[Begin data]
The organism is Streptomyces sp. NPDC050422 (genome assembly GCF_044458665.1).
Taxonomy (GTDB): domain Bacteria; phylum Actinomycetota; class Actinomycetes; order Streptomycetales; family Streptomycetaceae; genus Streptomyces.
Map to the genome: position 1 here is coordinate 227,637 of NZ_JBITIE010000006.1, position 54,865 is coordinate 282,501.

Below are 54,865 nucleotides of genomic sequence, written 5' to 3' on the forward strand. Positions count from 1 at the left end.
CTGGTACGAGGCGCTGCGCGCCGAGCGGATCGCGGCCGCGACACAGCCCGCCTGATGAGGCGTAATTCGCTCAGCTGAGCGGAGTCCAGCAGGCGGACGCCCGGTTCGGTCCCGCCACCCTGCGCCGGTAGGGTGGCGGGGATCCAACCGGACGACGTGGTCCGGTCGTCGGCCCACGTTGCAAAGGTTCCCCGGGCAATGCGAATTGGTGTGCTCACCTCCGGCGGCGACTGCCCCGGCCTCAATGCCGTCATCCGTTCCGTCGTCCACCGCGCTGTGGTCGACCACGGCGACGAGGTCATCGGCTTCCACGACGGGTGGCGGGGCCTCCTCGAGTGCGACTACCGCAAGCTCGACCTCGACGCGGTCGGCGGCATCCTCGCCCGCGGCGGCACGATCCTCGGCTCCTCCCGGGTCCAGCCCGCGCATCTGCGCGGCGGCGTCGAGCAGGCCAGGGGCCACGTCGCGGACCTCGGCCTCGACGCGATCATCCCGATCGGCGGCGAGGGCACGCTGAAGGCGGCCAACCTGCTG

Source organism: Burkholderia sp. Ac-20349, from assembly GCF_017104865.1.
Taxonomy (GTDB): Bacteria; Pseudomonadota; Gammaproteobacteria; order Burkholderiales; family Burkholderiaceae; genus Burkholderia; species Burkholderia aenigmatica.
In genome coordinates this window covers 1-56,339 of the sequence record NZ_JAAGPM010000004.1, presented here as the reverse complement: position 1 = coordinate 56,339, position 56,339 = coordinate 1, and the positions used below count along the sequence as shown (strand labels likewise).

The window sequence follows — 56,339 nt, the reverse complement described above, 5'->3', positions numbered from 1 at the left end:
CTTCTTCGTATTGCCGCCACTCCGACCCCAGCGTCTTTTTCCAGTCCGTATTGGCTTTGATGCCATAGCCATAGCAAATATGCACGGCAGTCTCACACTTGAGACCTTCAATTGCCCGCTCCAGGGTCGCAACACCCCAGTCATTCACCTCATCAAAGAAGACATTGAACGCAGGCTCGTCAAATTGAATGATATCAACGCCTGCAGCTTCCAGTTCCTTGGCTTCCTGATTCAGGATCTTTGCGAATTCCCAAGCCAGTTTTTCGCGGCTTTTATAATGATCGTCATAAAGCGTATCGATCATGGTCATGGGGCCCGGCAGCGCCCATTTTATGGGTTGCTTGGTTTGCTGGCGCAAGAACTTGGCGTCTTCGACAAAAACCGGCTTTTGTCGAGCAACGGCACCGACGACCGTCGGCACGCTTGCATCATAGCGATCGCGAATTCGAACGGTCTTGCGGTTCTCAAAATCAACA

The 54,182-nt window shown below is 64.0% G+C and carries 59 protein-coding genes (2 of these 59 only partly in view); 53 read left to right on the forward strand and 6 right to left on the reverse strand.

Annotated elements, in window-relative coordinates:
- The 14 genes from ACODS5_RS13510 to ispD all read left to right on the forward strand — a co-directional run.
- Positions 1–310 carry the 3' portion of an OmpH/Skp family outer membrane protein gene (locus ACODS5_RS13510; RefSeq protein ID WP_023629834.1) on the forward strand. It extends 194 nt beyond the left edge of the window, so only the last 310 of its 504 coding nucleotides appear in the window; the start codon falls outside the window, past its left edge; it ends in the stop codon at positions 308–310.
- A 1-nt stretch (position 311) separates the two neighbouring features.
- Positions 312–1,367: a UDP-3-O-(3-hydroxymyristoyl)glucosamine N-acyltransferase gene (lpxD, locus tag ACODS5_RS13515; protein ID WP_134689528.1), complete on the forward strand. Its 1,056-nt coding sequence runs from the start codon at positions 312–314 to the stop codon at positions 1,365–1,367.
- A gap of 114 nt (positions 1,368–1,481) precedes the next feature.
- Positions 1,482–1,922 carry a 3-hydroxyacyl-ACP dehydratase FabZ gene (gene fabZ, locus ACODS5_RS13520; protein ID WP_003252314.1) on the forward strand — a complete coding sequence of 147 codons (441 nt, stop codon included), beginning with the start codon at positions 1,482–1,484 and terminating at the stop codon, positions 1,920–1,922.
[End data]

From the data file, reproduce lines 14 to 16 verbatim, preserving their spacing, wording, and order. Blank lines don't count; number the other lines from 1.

- Positions 1–310 carry the 3' portion of an OmpH/Skp family outer membrane protein gene (locus ACODS5_RS13510; RefSeq protein ID WP_023629834.1) on the forward strand. It extends 194 nt beyond the left edge of the window, so only the last 310 of its 504 coding nucleotides appear in the window; the start codon falls outside the window, past its left edge; it ends in the stop codon at positions 308–310.
- A 1-nt stretch (position 311) separates the two neighbouring features.
- Positions 312–1,367: a UDP-3-O-(3-hydroxymyristoyl)glucosamine N-acyltransferase gene (lpxD, locus tag ACODS5_RS13515; protein ID WP_134689528.1), complete on the forward strand. Its 1,056-nt coding sequence runs from the start codon at positions 312–314 to the stop codon at positions 1,365–1,367.